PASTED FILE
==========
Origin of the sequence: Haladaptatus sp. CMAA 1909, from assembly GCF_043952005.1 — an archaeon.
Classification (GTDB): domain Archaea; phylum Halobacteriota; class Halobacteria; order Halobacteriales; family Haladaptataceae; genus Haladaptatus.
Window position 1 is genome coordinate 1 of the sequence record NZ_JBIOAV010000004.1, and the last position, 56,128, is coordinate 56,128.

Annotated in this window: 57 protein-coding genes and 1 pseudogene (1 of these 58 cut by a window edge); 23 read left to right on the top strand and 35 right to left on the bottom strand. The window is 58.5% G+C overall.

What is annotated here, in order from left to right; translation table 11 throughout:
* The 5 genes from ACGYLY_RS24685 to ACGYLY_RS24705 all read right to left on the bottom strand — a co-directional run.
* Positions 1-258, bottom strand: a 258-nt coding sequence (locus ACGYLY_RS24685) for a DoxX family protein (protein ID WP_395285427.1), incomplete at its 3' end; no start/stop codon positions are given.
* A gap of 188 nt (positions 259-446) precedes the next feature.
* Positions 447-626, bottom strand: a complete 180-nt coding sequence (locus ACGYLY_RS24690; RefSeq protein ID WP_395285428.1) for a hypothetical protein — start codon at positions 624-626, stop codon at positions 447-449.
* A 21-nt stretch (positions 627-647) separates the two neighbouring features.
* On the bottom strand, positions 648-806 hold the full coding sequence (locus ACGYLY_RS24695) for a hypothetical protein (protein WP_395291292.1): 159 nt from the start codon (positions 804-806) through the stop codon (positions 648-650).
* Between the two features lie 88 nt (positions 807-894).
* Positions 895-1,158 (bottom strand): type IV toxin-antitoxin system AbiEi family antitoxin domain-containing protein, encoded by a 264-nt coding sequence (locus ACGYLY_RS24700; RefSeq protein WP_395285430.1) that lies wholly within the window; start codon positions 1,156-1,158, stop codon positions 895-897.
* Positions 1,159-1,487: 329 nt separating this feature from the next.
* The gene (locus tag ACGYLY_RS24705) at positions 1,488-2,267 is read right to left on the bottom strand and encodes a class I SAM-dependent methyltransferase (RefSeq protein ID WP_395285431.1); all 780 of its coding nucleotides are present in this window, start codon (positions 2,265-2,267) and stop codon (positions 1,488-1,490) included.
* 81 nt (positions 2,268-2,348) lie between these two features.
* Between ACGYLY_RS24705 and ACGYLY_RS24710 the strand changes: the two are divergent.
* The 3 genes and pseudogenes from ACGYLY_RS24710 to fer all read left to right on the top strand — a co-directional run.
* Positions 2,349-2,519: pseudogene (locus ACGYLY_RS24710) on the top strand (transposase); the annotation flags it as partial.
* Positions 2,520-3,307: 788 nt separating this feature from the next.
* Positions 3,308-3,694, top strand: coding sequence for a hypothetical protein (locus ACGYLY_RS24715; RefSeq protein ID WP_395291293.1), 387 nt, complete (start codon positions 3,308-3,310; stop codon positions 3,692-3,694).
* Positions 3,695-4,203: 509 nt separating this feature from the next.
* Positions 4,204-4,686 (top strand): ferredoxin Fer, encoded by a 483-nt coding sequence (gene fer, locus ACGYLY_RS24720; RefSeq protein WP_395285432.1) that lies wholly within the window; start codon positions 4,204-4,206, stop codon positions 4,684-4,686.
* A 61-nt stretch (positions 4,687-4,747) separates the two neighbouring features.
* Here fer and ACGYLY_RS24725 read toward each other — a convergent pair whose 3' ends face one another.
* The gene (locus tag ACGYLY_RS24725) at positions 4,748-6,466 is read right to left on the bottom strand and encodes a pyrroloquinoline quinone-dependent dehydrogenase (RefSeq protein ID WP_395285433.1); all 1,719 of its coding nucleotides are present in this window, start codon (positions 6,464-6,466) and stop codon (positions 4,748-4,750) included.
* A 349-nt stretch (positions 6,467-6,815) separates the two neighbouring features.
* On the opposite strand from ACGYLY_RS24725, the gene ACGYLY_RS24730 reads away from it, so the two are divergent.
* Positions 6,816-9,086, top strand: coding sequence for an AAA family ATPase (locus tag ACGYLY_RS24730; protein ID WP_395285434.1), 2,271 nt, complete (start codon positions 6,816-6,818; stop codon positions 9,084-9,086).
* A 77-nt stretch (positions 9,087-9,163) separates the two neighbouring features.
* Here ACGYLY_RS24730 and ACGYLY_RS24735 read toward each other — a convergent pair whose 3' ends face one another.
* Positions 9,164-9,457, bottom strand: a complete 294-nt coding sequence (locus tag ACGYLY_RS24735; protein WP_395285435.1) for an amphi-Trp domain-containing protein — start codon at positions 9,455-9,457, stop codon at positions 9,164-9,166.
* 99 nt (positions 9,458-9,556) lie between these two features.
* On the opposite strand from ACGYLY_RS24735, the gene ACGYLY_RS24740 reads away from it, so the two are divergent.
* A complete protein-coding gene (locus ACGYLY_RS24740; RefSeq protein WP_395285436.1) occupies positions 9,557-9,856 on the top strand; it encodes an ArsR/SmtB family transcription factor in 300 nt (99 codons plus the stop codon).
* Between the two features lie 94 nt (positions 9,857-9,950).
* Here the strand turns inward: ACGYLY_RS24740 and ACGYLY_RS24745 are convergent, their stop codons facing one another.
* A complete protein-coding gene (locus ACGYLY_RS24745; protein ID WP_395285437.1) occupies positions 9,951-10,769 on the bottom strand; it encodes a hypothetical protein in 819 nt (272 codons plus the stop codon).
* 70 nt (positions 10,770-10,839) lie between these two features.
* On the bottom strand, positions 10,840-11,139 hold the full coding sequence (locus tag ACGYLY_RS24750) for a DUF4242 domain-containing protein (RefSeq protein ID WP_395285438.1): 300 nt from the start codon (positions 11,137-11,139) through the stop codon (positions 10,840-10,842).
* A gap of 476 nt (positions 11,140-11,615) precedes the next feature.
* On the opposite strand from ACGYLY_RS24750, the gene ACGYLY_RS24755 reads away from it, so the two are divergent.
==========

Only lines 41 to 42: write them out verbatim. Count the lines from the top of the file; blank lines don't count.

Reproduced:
* A gap of 476 nt (positions 11,140-11,615) precedes the next feature.
* On the opposite strand from ACGYLY_RS24750, the gene ACGYLY_RS24755 reads away from it, so the two are divergent.